MDT– Medtronic is a medical device company that, among other things, controls nearly half of a $6 billion global defibrillator market. Its fastest-growing businesses include products for diabetics and small electrical implants used to alleviate pain and to treat neurological disorders. Medtronic has offices in Israel, which are primarily sales offices, but also are used as a base for discussions with Israeli medical device R&D companies. The company has expected earnings growth of 11-15% for 2008 and the shares currently trade at a significant discount to historical valuation.
AMGN – Amgen is one the world’s largest biotechnology companies. The company has a licensing agreement with the Israeli company Gamida Cell Ltd., to share several of its proprietary cytokines in the manufacturing of Gamida’s StemEx, a treatment for hematological diseases. Amgen will receive a minority equity interest in Gamida Cell in addition to royalty payments from future sales of StemEx. Right now AMGN is selling at a low 14x EPS and free cash flow is estimated to climb to $5.4 billion in 2008.
CAT – Caterpillar sells their tractor and trailer equipment to the Israeli military. While it is not a significant part of their business, the company has shown loyalty to Israel by continuing to sell to them despite threats of boycotts. From an investment perspective, CAT is benefiting from the boom in mining companies purchasing large machines. Right now the company trades at 11x earnings. Last year the company had $5 billion of free cash flow, which is nearly a 10% free cash flow yield. This is very high, even for a cyclical company like CAT.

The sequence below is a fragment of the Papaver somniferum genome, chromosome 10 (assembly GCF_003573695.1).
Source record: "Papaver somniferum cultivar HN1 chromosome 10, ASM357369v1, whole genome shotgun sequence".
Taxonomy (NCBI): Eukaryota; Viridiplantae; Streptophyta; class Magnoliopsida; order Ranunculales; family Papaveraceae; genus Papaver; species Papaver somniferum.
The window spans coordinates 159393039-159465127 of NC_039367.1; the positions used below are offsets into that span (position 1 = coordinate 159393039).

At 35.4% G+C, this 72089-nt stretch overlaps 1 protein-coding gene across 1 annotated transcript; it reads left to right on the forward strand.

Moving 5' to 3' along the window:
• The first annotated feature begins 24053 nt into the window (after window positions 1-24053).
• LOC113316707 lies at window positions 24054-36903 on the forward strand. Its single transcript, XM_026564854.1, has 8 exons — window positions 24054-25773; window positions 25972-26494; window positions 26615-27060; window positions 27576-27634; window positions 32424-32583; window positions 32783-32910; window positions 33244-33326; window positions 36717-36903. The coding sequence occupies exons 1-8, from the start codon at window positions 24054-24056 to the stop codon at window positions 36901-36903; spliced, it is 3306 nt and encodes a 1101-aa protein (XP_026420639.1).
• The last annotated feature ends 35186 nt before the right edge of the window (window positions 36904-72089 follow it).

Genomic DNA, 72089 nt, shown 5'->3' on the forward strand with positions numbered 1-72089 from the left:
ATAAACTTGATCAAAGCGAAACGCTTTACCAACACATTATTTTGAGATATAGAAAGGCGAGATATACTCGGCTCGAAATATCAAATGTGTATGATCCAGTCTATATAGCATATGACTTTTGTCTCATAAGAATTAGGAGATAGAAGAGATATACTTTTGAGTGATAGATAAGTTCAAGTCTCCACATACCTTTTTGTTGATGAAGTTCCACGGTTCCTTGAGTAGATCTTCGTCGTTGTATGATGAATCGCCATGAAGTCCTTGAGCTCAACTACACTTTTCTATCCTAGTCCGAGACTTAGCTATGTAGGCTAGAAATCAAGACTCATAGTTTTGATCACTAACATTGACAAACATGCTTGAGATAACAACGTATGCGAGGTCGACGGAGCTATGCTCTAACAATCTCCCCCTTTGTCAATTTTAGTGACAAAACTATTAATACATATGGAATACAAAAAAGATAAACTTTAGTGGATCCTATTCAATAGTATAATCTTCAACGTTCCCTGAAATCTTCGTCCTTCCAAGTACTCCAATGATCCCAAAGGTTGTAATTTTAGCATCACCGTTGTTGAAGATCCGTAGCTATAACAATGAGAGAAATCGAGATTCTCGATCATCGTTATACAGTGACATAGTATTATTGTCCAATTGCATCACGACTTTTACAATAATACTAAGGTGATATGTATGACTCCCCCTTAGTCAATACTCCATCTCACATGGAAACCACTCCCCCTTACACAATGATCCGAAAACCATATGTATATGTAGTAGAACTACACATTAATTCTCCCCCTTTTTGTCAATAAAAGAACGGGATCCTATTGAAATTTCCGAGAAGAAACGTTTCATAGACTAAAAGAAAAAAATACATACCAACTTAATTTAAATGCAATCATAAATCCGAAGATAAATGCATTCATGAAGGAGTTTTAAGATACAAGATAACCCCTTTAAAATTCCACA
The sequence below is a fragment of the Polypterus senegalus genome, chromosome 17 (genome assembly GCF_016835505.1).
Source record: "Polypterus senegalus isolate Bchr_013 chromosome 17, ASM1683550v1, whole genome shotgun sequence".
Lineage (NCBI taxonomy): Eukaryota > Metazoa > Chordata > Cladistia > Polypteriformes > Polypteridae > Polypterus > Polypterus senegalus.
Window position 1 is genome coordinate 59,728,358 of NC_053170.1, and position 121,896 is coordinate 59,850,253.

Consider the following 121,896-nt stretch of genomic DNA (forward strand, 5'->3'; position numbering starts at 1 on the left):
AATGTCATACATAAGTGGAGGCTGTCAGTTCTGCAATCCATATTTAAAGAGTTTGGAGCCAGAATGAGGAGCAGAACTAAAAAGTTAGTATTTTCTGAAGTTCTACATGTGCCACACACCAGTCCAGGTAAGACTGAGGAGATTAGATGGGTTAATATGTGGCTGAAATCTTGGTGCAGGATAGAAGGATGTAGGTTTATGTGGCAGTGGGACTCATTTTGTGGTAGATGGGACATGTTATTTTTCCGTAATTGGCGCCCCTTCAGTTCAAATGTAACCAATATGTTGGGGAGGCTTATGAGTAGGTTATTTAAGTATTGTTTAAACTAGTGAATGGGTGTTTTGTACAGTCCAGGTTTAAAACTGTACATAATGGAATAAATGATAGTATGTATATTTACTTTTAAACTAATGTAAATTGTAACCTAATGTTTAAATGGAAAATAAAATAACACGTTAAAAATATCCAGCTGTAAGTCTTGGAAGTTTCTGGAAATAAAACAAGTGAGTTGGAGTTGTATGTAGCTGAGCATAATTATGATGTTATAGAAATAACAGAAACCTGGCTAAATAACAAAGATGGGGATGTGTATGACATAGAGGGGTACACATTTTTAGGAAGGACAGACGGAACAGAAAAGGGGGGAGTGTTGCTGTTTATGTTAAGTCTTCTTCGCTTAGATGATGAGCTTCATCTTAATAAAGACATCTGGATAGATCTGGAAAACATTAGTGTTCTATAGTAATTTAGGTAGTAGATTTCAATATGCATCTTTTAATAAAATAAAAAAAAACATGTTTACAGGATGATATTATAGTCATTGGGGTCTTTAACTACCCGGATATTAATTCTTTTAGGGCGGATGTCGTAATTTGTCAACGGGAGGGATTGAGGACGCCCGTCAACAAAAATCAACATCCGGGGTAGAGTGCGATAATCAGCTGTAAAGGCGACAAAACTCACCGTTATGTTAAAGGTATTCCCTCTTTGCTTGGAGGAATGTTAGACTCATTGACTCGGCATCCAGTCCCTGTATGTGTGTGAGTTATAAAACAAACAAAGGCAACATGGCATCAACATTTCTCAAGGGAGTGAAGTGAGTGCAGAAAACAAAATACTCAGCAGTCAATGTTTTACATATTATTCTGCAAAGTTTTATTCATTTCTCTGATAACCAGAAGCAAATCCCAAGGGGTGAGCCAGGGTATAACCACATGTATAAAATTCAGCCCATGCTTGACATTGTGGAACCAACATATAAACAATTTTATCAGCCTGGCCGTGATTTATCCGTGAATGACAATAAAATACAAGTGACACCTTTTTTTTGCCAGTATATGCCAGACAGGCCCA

Jamia C. Jasper is the portfolio manager of the American Israeli Shared Values Capital Appreciation Fund and has been responsible for the Fund since its inception in 2007. Ms. Jasper has committed her own capital to establish and launch the Fund and its investment advisor.
Ms. Jasper’s background includes nearly a decade in investments and financial services and several years as a staffer in the US House of Representatives. Jamia was most recently with the Bank of New York, where her responsibilities included the financial analysis of public companies. Prior to joining the Bank, Jamia worked for Jones Lang LaSalle, a leading real estate and investment management firm. Ms. Jasper holds a BA in International Relations from the University of Southern California and an MBA from Cornell University.